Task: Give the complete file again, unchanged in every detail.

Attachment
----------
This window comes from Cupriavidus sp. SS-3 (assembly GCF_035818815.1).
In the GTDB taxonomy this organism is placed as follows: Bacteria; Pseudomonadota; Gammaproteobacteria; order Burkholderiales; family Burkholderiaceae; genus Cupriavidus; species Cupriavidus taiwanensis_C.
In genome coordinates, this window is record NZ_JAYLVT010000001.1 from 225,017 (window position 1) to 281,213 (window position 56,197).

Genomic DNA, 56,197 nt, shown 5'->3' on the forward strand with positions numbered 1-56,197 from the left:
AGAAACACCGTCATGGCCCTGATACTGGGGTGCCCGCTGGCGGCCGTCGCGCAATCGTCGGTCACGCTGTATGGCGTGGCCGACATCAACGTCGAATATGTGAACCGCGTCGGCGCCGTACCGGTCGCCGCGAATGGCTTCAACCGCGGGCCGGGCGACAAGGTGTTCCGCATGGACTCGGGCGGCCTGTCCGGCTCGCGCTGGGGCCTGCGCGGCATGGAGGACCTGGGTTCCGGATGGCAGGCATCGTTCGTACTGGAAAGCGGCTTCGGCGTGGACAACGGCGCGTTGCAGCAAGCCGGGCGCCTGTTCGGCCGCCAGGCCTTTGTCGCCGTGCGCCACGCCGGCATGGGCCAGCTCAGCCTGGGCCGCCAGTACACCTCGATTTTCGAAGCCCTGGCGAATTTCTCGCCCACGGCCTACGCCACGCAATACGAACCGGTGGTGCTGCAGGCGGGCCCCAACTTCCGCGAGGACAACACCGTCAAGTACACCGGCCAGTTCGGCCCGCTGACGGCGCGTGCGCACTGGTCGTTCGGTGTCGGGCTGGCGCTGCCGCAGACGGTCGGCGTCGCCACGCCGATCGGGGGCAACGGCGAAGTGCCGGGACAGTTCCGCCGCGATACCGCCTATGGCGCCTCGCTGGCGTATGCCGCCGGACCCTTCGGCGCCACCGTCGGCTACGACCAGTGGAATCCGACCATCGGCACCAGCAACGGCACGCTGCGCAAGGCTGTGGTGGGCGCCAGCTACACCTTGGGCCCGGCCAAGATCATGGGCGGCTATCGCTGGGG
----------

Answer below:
This window comes from Cupriavidus sp. SS-3 (assembly GCF_035818815.1).
In the GTDB taxonomy this organism is placed as follows: Bacteria; Pseudomonadota; Gammaproteobacteria; order Burkholderiales; family Burkholderiaceae; genus Cupriavidus; species Cupriavidus taiwanensis_C.
In genome coordinates, this window is record NZ_JAYLVT010000001.1 from 225,017 (window position 1) to 281,213 (window position 56,197).

Genomic DNA, 56,197 nt, shown 5'->3' on the forward strand with positions numbered 1-56,197 from the left:
AGAAACACCGTCATGGCCCTGATACTGGGGTGCCCGCTGGCGGCCGTCGCGCAATCGTCGGTCACGCTGTATGGCGTGGCCGACATCAACGTCGAATATGTGAACCGCGTCGGCGCCGTACCGGTCGCCGCGAATGGCTTCAACCGCGGGCCGGGCGACAAGGTGTTCCGCATGGACTCGGGCGGCCTGTCCGGCTCGCGCTGGGGCCTGCGCGGCATGGAGGACCTGGGTTCCGGATGGCAGGCATCGTTCGTACTGGAAAGCGGCTTCGGCGTGGACAACGGCGCGTTGCAGCAAGCCGGGCGCCTGTTCGGCCGCCAGGCCTTTGTCGCCGTGCGCCACGCCGGCATGGGCCAGCTCAGCCTGGGCCGCCAGTACACCTCGATTTTCGAAGCCCTGGCGAATTTCTCGCCCACGGCCTACGCCACGCAATACGAACCGGTGGTGCTGCAGGCGGGCCCCAACTTCCGCGAGGACAACACCGTCAAGTACACCGGCCAGTTCGGCCCGCTGACGGCGCGTGCGCACTGGTCGTTCGGTGTCGGGCTGGCGCTGCCGCAGACGGTCGGCGTCGCCACGCCGATCGGGGGCAACGGCGAAGTGCCGGGACAGTTCCGCCGCGATACCGCCTATGGCGCCTCGCTGGCGTATGCCGCCGGACCCTTCGGCGCCACCGTCGGCTACGACCAGTGGAATCCGACCATCGGCACCAGCAACGGCACGCTGCGCAAGGCTGTGGTGGGCGCCAGCTACACCTTGGGCCCGGCCAAGATCATGGGCGGCTATCGCTGGGG